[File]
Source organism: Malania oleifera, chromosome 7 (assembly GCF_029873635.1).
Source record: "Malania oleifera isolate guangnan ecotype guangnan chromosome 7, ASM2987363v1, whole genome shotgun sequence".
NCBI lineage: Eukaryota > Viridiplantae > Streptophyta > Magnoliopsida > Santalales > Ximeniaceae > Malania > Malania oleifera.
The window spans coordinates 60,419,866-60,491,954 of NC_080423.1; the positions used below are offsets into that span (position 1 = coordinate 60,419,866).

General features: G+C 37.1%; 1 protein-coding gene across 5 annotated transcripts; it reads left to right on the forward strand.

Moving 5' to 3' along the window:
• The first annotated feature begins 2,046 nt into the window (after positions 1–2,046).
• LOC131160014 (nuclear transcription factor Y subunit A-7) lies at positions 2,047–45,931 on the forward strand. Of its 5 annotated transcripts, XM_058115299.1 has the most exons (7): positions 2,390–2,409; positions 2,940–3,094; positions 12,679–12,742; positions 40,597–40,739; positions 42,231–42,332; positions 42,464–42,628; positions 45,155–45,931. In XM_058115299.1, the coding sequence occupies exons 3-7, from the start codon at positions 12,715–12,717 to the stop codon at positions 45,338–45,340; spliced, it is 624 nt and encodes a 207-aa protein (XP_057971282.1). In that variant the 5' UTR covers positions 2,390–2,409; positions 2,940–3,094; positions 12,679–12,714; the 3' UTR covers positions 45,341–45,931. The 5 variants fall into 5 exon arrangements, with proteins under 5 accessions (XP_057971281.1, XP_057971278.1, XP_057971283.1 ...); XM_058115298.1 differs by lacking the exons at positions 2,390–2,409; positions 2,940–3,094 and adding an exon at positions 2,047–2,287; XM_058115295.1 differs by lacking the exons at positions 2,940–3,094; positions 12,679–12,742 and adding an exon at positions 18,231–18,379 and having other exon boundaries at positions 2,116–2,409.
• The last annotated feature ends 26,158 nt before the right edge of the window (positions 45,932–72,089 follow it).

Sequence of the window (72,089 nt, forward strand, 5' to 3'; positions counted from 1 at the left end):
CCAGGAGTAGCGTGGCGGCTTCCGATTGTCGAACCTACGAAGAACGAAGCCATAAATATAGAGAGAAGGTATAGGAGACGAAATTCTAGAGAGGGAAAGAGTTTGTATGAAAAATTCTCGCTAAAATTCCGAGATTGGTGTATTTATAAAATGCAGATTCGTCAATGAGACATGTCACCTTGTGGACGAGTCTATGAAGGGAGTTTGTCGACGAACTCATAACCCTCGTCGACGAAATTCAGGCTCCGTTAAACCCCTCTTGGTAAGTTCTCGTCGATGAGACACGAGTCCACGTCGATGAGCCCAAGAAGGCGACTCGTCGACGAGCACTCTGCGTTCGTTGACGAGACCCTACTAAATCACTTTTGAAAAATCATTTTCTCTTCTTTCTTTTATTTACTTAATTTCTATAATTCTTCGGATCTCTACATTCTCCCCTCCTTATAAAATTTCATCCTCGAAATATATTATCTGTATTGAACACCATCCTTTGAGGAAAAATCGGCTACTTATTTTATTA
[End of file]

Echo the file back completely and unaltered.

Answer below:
Source organism: Malania oleifera, chromosome 7 (assembly GCF_029873635.1).
Source record: "Malania oleifera isolate guangnan ecotype guangnan chromosome 7, ASM2987363v1, whole genome shotgun sequence".
NCBI lineage: Eukaryota > Viridiplantae > Streptophyta > Magnoliopsida > Santalales > Ximeniaceae > Malania > Malania oleifera.
The window spans coordinates 60,419,866-60,491,954 of NC_080423.1; the positions used below are offsets into that span (position 1 = coordinate 60,419,866).

General features: G+C 37.1%; 1 protein-coding gene across 5 annotated transcripts; it reads left to right on the forward strand.

Moving 5' to 3' along the window:
• The first annotated feature begins 2,046 nt into the window (after positions 1–2,046).
• LOC131160014 (nuclear transcription factor Y subunit A-7) lies at positions 2,047–45,931 on the forward strand. Of its 5 annotated transcripts, XM_058115299.1 has the most exons (7): positions 2,390–2,409; positions 2,940–3,094; positions 12,679–12,742; positions 40,597–40,739; positions 42,231–42,332; positions 42,464–42,628; positions 45,155–45,931. In XM_058115299.1, the coding sequence occupies exons 3-7, from the start codon at positions 12,715–12,717 to the stop codon at positions 45,338–45,340; spliced, it is 624 nt and encodes a 207-aa protein (XP_057971282.1). In that variant the 5' UTR covers positions 2,390–2,409; positions 2,940–3,094; positions 12,679–12,714; the 3' UTR covers positions 45,341–45,931. The 5 variants fall into 5 exon arrangements, with proteins under 5 accessions (XP_057971281.1, XP_057971278.1, XP_057971283.1 ...); XM_058115298.1 differs by lacking the exons at positions 2,390–2,409; positions 2,940–3,094 and adding an exon at positions 2,047–2,287; XM_058115295.1 differs by lacking the exons at positions 2,940–3,094; positions 12,679–12,742 and adding an exon at positions 18,231–18,379 and having other exon boundaries at positions 2,116–2,409.
• The last annotated feature ends 26,158 nt before the right edge of the window (positions 45,932–72,089 follow it).

Sequence of the window (72,089 nt, forward strand, 5' to 3'; positions counted from 1 at the left end):
CCAGGAGTAGCGTGGCGGCTTCCGATTGTCGAACCTACGAAGAACGAAGCCATAAATATAGAGAGAAGGTATAGGAGACGAAATTCTAGAGAGGGAAAGAGTTTGTATGAAAAATTCTCGCTAAAATTCCGAGATTGGTGTATTTATAAAATGCAGATTCGTCAATGAGACATGTCACCTTGTGGACGAGTCTATGAAGGGAGTTTGTCGACGAACTCATAACCCTCGTCGACGAAATTCAGGCTCCGTTAAACCCCTCTTGGTAAGTTCTCGTCGATGAGACACGAGTCCACGTCGATGAGCCCAAGAAGGCGACTCGTCGACGAGCACTCTGCGTTCGTTGACGAGACCCTACTAAATCACTTTTGAAAAATCATTTTCTCTTCTTTCTTTTATTTACTTAATTTCTATAATTCTTCGGATCTCTACATTCTCCCCTCCTTATAAAATTTCATCCTCGAAATATATTATCTGTATTGAACACCATCCTTTGAGGAAAAATCGGCTACTTATTTTATTA